Then, we don’t know who we’ve become, and we’re fairly certain that we don’t even know how we got where we are. In the density of confusion arise familiar modalities and personalities, none of which reflect our truest self but are a restricted, tailored version. We think we can carry on this way in perpetuity.
Until the moment arrives when after answering opportunity and honoring intuition, we take a step out of enduring life. We unpack it all. Allowing life to rest and rhythms to slow to the breeze of the cottonwoods along the banks of a creek, messages float in. Allowing space for them to arrive on the air like a gentle breeze in an ancestral canyon; the soul can hear soft whispers of deeper truths for which we all long.
I’ve always said: Naropa destroyed my life.
And then: it’s up to me to rebuild it.
There were many moments in those four years following my vision quest and aptly-named spiritual awakening within, in which I struggled to live through or succumb to moments in which my future was as uncertain as the experience was devastatingly intense. Moments in which the pain was so deep and enduring, I contemplated ways to end suffering.
I think of the myriad of people enduring trauma, suffering, pain, and anguish over the plight of our present-day predicaments, and my heart goes out to them. If I could speak any words of wisdom to them, I would offer the same as were uttered to me at the time:
There is a light at the end of this dark tunnel.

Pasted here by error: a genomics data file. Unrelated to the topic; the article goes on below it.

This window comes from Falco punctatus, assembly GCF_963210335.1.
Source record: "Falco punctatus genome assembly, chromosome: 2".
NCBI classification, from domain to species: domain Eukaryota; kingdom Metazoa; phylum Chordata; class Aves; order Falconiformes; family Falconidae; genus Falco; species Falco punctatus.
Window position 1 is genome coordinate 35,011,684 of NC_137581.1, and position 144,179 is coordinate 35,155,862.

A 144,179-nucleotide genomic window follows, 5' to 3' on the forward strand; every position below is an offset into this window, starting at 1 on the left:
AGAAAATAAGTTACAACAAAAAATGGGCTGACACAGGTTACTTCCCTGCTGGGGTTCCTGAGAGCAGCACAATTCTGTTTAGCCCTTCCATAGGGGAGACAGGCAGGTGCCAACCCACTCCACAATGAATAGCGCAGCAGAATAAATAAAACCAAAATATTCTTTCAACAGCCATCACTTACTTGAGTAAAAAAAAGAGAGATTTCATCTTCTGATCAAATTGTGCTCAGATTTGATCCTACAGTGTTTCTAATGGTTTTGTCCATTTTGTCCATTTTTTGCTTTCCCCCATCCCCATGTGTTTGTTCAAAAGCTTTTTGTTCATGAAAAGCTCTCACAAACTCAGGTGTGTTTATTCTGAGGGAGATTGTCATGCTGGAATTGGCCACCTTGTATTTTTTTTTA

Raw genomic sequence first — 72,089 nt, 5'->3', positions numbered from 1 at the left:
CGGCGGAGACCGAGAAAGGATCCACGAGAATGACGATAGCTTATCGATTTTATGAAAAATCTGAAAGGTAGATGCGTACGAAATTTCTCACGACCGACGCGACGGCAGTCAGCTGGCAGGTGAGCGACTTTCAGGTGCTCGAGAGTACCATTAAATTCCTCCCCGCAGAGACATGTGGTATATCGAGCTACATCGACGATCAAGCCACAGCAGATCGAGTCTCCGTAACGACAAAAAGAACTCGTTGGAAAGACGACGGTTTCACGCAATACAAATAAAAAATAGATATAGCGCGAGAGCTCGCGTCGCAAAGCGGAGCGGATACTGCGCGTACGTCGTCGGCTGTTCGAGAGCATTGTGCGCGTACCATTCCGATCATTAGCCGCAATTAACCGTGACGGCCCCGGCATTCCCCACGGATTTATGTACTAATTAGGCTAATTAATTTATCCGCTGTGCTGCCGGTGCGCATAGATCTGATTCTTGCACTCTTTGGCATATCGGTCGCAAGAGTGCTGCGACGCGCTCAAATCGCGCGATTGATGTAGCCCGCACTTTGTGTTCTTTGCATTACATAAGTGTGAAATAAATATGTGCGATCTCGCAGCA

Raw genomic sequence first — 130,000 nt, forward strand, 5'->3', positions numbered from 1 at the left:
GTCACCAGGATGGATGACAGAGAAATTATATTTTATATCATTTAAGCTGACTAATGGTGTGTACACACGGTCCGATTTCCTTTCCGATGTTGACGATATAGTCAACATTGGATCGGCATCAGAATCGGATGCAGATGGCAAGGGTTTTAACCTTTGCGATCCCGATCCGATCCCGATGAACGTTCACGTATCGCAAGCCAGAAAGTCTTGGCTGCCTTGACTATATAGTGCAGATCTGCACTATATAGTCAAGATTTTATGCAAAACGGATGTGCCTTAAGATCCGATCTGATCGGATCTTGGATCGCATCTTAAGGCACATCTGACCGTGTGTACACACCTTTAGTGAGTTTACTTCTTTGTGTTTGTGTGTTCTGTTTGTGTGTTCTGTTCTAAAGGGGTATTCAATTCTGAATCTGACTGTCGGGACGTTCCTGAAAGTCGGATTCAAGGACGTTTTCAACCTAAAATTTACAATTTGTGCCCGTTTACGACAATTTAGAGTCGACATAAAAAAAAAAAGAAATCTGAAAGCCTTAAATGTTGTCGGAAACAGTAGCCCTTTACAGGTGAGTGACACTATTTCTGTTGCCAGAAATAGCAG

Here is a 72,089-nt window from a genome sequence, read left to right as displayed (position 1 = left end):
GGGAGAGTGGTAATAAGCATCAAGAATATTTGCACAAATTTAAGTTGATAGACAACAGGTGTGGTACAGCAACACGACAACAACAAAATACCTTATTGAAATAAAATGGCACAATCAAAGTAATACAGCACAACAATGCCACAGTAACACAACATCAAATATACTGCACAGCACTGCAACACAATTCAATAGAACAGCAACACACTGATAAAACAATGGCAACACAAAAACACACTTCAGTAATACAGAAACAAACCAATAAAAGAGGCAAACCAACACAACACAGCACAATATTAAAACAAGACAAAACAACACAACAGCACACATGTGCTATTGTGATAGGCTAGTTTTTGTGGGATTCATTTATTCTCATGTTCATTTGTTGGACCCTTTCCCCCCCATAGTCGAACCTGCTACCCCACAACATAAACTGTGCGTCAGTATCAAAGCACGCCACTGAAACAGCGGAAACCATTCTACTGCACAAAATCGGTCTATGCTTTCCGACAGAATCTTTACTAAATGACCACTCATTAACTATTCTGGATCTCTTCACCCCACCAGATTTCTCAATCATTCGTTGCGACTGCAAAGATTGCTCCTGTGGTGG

All of my own personal turmoil began with that vision quest. Arguably, it began well before, when the struggle to live in authenticity and vibrancy were met with inexhaustible conflict. However, they were built, and no matter the details of the pain endured by many on the planet at this time, pain is simply that: pain.
Life broke open for me at two o’clock in the wee hours out in the desert canyon of Eastern Utah. Thereafter, it was as messy as it was clarifying. I wouldn’t trade any of it for the certainty of knowing or the life of purpose I lead now. Often, I wish it had been easier, the experiences gentler, or the pain not so deep.
I feel sheer gratitude for acts of forgiveness for the choices I made on the selfish act of saving myself, perspective on the priorities of life, and the simplicity of joy found in every beautiful day.
Vision quests and ensuing spiritual awakenings may not be for everybody. They must be supported and guided by mindful and competent professionals, something I wish I had had more of. Hailing from spiritual traditions of indigenous peoples, they are opportunities to learn more about ourselves than we realize.
At the end of the time, we get to know ourselves in clear, deep ways. Like any other psychological-based undertaking, they will return to us as much as we are willing to put in. And sometimes, all we need is to open ourselves completely to the experience and surrender to the messages before us.
Life will lead us the rest of the way.